Around this time last year, I had a meeting with a graphic designer who had come to my former office to bid on a project. The designer’s name was Bob. Eager to get our business, he asked me about my research and we discovered that we had something in common. Bob had also been to Cuba. A former jiu jitsu master, he had traveled to Havana with the US jiu jitsu team.
When I asked about his impressions of Cuba, he skipped straight to the end of the trip. The team’s return flight had departed late, and for reasons that went unexplained, the athletes had been made to wait for their aircraft on the tarmac, as opposed to in the shady, humid environs of Jose Martí International Airport.
I quietly take pleasure in the perennial challenges and inconveniences of travel in underdeveloped countries. When no amount of complaining or haggling will improve the situation, you give up. You get a chance to watch the people around you, think about where you’re going and about where you’ve been. What began as a harrowing rush becomes a laid back affair. But Bob had no such appreciation for the experience.
“They had us sittin’ out there, in the blazing hot sun,” he told me. “We had our bags with us and everything. And you know what? After a little while it was like, I started feelin’ like a political prisoner.”
I let out half a laugh.
“Really,” he said, shaking his head. “It’s just terrible there.”
He meant this in earnest. Bob believed that the extremely temporary inconvenience suffered by the jiu jitsu team, which seemed to have caused no actual harm to anyone (with the potential exception of the fairer-skinned members of the team), was apt for comparison to the reality of politically-motivated incarceration in Cuba. The results of US mainstream media mythology about that country turn up in the darnedest places.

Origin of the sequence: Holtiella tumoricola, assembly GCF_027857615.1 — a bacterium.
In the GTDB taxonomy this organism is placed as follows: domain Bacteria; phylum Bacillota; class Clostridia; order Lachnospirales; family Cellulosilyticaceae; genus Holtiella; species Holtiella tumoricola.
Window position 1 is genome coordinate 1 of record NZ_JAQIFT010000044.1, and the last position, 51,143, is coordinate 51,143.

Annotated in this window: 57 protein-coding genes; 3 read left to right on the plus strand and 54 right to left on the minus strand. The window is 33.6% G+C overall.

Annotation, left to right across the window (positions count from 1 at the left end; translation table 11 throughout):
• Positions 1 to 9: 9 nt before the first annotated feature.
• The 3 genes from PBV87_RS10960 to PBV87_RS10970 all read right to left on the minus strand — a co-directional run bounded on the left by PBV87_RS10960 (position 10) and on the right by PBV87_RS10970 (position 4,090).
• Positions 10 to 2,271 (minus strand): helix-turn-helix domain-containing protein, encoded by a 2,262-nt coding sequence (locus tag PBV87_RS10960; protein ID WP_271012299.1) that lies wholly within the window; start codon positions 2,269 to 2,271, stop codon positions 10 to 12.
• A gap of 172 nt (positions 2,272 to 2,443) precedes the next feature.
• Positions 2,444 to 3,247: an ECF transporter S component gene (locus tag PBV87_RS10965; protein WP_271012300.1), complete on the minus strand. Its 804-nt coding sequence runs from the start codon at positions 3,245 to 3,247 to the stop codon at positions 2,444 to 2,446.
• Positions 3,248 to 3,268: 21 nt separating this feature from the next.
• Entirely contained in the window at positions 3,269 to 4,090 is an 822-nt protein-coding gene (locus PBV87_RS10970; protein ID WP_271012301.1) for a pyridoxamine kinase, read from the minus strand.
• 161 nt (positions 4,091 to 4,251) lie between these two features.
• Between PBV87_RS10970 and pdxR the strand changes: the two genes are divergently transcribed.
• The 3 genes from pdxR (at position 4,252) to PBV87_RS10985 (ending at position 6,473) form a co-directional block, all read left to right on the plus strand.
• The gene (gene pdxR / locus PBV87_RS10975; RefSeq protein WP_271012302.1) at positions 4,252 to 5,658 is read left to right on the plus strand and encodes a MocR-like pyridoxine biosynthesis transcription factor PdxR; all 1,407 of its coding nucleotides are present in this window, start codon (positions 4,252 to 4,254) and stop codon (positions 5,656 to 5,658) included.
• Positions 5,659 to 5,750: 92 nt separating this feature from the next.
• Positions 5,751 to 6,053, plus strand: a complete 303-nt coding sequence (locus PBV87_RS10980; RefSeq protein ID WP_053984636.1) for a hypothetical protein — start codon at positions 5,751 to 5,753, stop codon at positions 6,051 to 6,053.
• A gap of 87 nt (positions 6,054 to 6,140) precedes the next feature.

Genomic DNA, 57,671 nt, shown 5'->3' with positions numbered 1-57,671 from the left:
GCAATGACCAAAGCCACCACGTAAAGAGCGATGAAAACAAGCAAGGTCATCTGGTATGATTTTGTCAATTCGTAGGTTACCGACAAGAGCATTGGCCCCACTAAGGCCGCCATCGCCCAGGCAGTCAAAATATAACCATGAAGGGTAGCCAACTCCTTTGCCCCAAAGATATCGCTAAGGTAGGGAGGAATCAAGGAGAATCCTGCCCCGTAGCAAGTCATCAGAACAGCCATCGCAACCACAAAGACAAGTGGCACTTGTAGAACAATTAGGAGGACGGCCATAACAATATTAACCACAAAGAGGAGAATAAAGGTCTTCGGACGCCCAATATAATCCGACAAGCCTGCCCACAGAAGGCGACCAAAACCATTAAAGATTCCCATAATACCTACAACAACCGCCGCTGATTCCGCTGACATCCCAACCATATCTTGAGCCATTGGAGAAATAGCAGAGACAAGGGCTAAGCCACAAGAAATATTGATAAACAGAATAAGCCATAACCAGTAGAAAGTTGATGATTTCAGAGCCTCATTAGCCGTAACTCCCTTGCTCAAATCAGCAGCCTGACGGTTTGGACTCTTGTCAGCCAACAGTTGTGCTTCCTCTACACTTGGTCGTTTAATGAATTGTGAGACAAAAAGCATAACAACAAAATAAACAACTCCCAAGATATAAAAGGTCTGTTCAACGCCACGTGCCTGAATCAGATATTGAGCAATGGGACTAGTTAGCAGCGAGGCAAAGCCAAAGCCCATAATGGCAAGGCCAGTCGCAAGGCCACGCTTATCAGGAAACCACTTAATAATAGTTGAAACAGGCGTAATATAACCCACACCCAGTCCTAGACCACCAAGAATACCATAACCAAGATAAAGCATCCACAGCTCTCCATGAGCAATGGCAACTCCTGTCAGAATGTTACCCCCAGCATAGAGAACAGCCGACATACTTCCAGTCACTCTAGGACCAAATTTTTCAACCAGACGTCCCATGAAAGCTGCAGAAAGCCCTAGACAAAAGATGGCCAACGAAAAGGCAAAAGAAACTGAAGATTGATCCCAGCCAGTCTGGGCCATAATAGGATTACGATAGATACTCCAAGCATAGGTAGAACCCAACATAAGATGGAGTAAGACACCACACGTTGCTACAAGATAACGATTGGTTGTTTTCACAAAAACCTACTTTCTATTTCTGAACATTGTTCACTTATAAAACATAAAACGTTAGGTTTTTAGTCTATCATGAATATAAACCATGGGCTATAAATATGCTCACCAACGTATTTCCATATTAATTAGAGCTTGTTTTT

As bizarre as it was, I figured Bob was not all that different from most Americans. He didn’t claim to have any expertise on Cuba–he was just giving his impressions of the place, which is fine, drenched as they were in preconceptions. I expect the Bobs of the world to continue thinking this way.
I’ve been thinking of Bob lately because I’ve begun to encounter people in the digital rights community who claim to have some knowledge about Cuba and the politics and policies of Internet use there, but whose understanding of the political and human rights situation on the island is not much deeper than Bob’s was. In the mainstream world, this kind of ignorance is disappointing, but it’s tolerable. In the digital rights community, it’s not. It is a problem.
I attended an event recently at which the speaker described the situation of Internet access in Cuba. In addition to getting certain facts wrong, he compared Raúl Castro to Mahmoud Ahmadinejad, Hugo Chávez, and various other commanders-in-chief around the world who, to quote George W. Bush, are best known for “hating freedom.” Rather than simply mentioning these ‘freedom-haters’ by name, he showed a series of slides depicting each leader cowering in a corner of a room, opposite a piece of communications technology–a computer monitor, a smart phone, a mouse. Dictators are afraid of technology because it threatens their power. This was the main thrust of the presentation–there was no deeper argument, no new insights or information.